There might not be a synchronized Tchaikovsky’s “1812 Overture” involved, but we might be found at one of the area’s Fourth of July fireworks celebrations.
The celebration calls for a trip across the town of Hale to Pleasantville, for sure.
I’ve always been amazed how those celebrations pull together people in even the smallest communities. There might be things about the Fourth of July and the signing of the Declaration of Independence about which historians might have some disagreements, but there’s little to disagree about when it comes to how people are drawn to those events.
Dee and I kicked around that phenomenon a bit over the years, especially as we’ve sat patiently waiting while dusk settled in and other activities ended so the annual fireworks could begin.
I figured many years ago that I’d eventually give up on the excitement of those Fourth of July oooohs and aaaahs. It never occurred to me that my parents might be making the 10-mile drive from our Veefkind farm and into town because they wanted to see the fireworks – me believing they were doing favors for me and my siblings.
There were some Fourth of July fireworks displays around the nation that impressed me as a young adult and, when I had children of my own, I figured their attendance was a good enough excuse for me to hear the booms and bangs and to see the sky lighted with sparkling and twinkling colors. It also seemed like a good excuse to make a massive bag full of popcorn and sit with them on blankets in parks to watch their eyes light up with amazement about the display, always making that popcorn taste a little better.
Our children all have grown, so I’m out of excuses. I have to admit that we go to them because I like to go to them, and I’m fairly sure Dee also likes to go.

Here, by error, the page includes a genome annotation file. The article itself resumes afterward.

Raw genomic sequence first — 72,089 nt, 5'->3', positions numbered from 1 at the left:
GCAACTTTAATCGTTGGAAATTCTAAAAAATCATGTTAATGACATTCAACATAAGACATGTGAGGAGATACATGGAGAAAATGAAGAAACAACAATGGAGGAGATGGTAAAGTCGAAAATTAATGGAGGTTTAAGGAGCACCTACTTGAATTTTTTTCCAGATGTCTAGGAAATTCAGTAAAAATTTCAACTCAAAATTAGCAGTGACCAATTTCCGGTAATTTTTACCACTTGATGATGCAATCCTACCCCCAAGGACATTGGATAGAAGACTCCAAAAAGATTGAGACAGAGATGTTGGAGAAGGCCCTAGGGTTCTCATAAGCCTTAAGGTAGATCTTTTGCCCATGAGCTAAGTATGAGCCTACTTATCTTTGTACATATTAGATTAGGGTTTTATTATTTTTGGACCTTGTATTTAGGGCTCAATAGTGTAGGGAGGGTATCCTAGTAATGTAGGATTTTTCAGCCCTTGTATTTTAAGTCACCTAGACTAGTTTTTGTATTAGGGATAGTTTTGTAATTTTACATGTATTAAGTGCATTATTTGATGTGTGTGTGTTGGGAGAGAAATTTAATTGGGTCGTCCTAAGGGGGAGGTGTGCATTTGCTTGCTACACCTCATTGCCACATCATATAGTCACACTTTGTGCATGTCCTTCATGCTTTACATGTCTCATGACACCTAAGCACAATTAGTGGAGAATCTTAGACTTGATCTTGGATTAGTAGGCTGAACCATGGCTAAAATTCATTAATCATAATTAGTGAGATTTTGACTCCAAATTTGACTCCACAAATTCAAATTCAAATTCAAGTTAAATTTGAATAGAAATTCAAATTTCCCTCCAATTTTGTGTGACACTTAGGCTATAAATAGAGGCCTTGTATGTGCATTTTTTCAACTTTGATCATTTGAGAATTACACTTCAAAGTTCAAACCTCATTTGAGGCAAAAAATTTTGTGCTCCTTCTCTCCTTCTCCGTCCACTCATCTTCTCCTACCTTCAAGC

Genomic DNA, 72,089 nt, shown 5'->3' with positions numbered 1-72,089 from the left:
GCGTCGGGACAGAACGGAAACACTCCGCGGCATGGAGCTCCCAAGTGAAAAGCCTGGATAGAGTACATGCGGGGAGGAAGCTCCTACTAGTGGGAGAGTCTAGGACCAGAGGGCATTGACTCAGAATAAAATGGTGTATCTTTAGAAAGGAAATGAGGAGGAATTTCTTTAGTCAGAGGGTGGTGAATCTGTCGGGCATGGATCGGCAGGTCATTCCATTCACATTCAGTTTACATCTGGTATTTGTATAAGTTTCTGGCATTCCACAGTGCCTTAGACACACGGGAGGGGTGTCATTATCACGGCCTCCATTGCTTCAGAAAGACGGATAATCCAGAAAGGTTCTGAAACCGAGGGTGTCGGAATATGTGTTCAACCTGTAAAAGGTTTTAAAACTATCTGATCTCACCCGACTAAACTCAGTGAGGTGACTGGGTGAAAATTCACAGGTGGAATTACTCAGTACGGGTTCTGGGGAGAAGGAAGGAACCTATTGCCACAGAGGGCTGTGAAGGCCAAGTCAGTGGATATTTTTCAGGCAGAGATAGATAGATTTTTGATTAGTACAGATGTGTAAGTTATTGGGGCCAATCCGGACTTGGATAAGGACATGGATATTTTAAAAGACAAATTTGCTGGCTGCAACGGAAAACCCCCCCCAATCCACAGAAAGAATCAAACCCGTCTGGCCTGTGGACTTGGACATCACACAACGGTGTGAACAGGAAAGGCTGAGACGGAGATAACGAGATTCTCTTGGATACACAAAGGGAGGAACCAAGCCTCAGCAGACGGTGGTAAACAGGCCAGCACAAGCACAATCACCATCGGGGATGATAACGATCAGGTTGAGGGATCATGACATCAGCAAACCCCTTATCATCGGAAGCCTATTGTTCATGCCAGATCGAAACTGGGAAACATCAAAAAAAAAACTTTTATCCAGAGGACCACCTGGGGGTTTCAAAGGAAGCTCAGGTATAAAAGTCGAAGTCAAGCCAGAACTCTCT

We probably will again go this year, likely fighting some Wisconsin summer humidity, mosquitoes and – if we choose to watch it from the car – occasionally foggy windshield glass. We might be the folks in one of the cars, listening to old-time radio shows in the moments before the fireworks start.
And, though the pure child-at-heart enjoyment of seeing the fireworks together is a good enough reason for our continued attendance, it will be a time for community bonding in unspoken ways folks in rural communities best understand.
People who live in rural communities like their special mixes of quiet solitude while enjoying an occasional boom of excitement. Fireworks, as I think about it, represent everything about the rural countryside.
We like having neighbors while watching the fireworks, but manage to withdraw into our own small worlds of personal peace, metaphorically and physically. We know our neighbors are out there somewhere in the darkness, and we’re fine with that – but don’t mind the occasional burst of light to remind us where that they’re not far away.
We like the moments of silence, the neighbors and sky hushed in anticipation of what’s to come and then sharing smiles and those oooohs and aaaahs when the moments of noisy excitement arrive.
There’s little talk when the fireworks end and people go to their homes in small towns and countryside. Maybe that’s because of fatigue, fireworks’ grand finales generally being later than the normal bedtimes for us folks rising to the top of the age-scale. But I also like to think there’s silence because the fireworks already said all that needed to be said.
When people in the rural communities such as those in our northern Driftless Area leave a fireworks show, they’ve shared in few words, reactions, and knowing smiles and head nods that we’re all in this thing together.
The people leaving our area’s Fourth of July fireworks displays will go back to their business of slogging through rural life in each person’s unique way. But for those few minutes all that is different among us is ignored and neighbors become community.
Maybe we’ll see you, our community, somewhere at dusk on the Fourth of July; maybe in Pleasantville. I’ll only ask you to ignore my head nodding in tempo to the fireworks because, in my mind, Tchaikovsky’s “1812 Overture” will be accompanying every boom.
— Scott Schultz